Varanasi’s senior-most judge is expected to decide today whether the court should continue hearing a case filed by five Hindu women seeking the right to worship inside the city’s Gyanvapi mosque, located next to the famous Kashi Vishwanath temple.
District Judge AK Visvesh is likely to decide whether the trial of the women’s case – which led to a survey inside the Gyanvapi mosque – should continue or be quashed.
In May, the Supreme Court referred the matter to the court of the district judge of Varanasi, transferring it from the lower court, where the trial was being held till then.
The Supreme Court had ordered: “Keeping in view the complexity and sensitivity of the matter, the civil suit before the Civil Judge at Varanasi shall be heard by a senior and experienced Judicial Officer of the UP Judicial Service.”
A month before the Supreme Court’s intervention in the matter, the Civil Court of Varanasi had ordered the filming of the Gyanvapi Masjid based on a petition by Hindu women claiming to have idols of Hindu gods and goddesses in the Gyanvapi mosque complex.
A report of filming at the mosque was submitted to a Varanasi court in a sealed cover, but the Hindu petitioners controversially released the details hours later.
The report claimed that a “shivalinga” was found in a pond within the mosque complex, which was used for “wazu” or purification rituals before Muslim prayers. The judge, who was hearing the case at that time, had ordered the sealing of this pond.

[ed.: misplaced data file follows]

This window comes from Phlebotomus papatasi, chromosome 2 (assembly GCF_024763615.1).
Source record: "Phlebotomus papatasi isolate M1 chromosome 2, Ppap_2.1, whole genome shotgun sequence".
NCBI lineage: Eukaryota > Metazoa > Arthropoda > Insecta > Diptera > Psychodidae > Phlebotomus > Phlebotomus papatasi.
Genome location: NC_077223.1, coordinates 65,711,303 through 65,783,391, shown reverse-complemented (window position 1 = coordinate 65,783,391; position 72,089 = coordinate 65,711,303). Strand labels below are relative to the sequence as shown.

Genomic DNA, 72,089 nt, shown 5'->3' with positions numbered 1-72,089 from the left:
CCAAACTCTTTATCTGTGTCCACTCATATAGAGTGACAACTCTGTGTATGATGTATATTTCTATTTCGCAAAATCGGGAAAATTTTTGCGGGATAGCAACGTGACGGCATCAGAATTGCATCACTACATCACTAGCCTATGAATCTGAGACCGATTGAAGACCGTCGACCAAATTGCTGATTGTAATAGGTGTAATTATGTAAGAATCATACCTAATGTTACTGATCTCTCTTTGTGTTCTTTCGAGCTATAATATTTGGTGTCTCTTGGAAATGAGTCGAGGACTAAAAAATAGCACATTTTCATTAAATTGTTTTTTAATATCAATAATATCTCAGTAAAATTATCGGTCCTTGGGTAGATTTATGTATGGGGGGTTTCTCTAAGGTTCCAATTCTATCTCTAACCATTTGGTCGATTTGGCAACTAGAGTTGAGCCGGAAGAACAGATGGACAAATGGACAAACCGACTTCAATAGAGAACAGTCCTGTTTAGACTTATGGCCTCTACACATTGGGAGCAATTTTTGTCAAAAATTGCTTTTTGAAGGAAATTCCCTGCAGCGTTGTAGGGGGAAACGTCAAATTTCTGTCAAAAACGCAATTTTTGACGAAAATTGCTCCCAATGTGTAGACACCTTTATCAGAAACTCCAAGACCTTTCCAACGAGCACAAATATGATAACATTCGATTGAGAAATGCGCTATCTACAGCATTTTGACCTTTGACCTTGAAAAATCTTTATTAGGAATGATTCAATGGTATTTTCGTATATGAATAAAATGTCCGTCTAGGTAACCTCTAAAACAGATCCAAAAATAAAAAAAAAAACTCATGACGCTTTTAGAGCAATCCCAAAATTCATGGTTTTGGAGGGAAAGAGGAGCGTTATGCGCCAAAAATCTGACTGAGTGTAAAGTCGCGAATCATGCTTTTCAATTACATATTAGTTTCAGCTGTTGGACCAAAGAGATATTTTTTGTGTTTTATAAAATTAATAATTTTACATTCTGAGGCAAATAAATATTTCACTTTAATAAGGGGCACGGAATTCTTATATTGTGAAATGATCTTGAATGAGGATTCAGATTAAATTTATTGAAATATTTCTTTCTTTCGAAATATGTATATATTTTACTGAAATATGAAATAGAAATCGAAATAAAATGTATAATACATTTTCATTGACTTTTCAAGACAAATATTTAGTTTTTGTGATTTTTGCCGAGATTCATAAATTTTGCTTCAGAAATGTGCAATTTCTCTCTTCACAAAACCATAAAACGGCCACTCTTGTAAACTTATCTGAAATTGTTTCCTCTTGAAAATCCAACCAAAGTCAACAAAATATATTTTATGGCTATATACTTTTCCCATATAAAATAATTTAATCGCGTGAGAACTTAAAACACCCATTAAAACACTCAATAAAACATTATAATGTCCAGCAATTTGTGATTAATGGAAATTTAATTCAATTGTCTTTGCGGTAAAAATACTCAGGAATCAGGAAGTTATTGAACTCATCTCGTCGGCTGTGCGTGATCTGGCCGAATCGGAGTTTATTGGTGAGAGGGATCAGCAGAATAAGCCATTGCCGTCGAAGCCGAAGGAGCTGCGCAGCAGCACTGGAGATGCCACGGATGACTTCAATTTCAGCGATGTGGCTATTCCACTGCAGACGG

The filming inside the centuries-old mosque was challenged in the Supreme Court by the Gyanvapi Masjid Committee.
The petitioners contended that the filming is against the Places of Worship Act of 1991, which upholds the religious status of any place of worship till August 15, 1947.
The mosque committee had argued, “Such petitions and sealing of mosques would lead to public mischief and communal disharmony, affecting mosques across the country.”
The Masjid Committee made similar arguments before the Varanasi District Judge’s court, while the lawyers for the Hindu petitioners claimed that the law did not preclude their case and they could establish in the court that the mosque complex was in fact a temple as stated. It was the day of independence.